“You might notice that the hard plastics, the HDP yellow in color are not littered around on the environment. This is because people don’t drink edible oils. It might also be because these kinds of plastics have more value.” Mrs. Temba conveys. The association wants to get PET to that place where a recycler will not leave it in the environment but will have people collecting and taking it to the right place

Reuse or Dispose off properly

“Plastic is a brilliant material and I daring say we use it all the time with or without knowing it, from our tooth brushes, knives and cutleries. We can’t do without plastic,” she remarks. The problem is not the plastic, the problem is you and me, the problem is the system we have here. The issue is, what do we do at the point of disposal? Kenyans should ensure that if you are one of those people who throw your PET bottles on the road side, that is something that KAM is trying to discourage.

It’s part of the activities that the association has been doing together with the Ministry of Environment and NEMA. They want to strongly discourage the littering of not only plastics but also other products. When mishandled, PET may be destructive to the environment like causing blockage of sewer pipes. Kenyans should desist from littering the environment.

Culture plays a significant role and that is why, one of the key things KAM wants to do apart from supporting is to engage in behavioral change. This will be geared in positively impacting the next generation of Kenya to care about the environment. Culture should realize that PET is a resource and not waste so we need to rally and ensure Kenyans get that message.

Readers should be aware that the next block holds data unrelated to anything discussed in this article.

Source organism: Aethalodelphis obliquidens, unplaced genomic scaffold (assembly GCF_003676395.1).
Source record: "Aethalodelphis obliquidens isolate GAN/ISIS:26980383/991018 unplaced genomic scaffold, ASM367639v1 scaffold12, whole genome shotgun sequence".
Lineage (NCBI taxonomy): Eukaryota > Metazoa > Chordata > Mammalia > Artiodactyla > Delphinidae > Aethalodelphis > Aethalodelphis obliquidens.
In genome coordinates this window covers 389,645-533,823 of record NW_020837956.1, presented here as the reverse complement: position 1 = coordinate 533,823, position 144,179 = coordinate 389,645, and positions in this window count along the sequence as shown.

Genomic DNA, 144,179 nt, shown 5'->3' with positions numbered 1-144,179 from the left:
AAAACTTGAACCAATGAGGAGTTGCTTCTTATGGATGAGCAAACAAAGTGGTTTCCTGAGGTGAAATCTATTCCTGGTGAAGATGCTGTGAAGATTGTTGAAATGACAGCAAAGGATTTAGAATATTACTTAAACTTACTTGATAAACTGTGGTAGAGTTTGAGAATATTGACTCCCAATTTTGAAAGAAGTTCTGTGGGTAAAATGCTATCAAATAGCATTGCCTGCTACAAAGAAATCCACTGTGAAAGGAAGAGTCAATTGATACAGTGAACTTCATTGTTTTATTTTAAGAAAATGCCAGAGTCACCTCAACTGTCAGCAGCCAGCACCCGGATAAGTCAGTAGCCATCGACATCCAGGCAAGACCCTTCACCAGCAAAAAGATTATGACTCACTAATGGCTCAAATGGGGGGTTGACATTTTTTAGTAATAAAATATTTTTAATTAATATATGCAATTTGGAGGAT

The County Governments have a role to play and are mandated to take lead in the management of waste. KAM comes in because this issue is big hence it is forming extended produced service possibilities. The industry players are taking their responsibility for the PET waste to the post-consumer stage. Normally the industry player would only be concerned in a sense about the waste within their industry and out, but ones it goes to municipal solid waste then at that point the county government is responsible.

But the industry players are extending their responsibility of the waste in terms of establishing, take back schemes and EPR schemes. There will be a go between the industry and recyclers because recyclers are the ones who have solution to the waste management issue. The EPR entity will be collecting levy from industries and using that to identify recyclers and financing them.

Sensitizing the public is the start in ensuring that there is behavior change. People should start to see PET as a resource and stop discarding it in the wrong places as well as just bringing in new partnership together towards providing the areas of disposal. Mrs. Temba concludes by saying that “We also wish to partner with the matatu industry where we have people in buses taking this drinks and throwing bottles you know out, of matatus. What roles can matatus play in supporting this initiative? You find that the pollution happens on the go.”

Plastic is a good product and we should not demonize it. We do recognize that there is a problem and there are solutions for it. PET is a 100% recyclable and a resource on its own. Take a look at developed countries and see what they have done like in South Africa there are very robust mechanisms through which PET has been managed. It is time for us Kenyans to look at plastic in a different way and to rally behind industries and recyclers in providing a solution to this.